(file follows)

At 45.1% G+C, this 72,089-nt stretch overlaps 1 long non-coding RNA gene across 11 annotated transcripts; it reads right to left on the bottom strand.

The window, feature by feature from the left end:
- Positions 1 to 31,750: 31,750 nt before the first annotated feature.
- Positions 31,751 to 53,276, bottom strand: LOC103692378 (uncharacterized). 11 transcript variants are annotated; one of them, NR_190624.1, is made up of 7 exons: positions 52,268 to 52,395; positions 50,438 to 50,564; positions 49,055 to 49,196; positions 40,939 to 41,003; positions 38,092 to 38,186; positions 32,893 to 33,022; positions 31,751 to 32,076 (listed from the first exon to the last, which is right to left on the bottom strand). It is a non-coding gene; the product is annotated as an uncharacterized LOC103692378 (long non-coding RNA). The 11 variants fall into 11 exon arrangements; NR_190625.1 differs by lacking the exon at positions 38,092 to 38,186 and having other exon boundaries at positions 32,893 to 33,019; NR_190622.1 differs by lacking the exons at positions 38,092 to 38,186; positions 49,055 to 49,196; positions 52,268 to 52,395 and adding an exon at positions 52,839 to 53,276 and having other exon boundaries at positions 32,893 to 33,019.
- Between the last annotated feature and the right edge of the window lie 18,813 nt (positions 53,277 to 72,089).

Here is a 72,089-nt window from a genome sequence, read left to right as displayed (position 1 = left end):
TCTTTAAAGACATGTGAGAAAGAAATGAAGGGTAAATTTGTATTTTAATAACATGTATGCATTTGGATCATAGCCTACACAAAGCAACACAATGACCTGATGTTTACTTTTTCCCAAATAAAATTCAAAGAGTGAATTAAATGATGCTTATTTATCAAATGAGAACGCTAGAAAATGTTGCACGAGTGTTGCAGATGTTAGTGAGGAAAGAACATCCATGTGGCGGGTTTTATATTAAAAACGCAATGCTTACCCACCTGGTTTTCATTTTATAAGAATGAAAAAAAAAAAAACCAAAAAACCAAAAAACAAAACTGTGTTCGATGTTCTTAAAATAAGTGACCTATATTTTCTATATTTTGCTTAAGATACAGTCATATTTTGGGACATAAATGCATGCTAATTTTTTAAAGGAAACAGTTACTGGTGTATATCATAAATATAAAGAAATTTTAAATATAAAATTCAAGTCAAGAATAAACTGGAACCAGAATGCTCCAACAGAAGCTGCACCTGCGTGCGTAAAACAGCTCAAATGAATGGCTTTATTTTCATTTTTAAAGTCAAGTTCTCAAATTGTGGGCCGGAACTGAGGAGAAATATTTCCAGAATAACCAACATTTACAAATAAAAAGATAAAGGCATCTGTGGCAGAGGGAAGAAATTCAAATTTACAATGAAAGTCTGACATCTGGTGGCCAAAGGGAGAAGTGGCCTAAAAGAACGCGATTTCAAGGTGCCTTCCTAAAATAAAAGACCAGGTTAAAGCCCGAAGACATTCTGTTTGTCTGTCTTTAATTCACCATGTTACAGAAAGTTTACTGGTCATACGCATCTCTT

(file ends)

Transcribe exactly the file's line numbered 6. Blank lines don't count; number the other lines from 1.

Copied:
Here is a 72,089-nt window from a genome sequence, read left to right as displayed (position 1 = left end):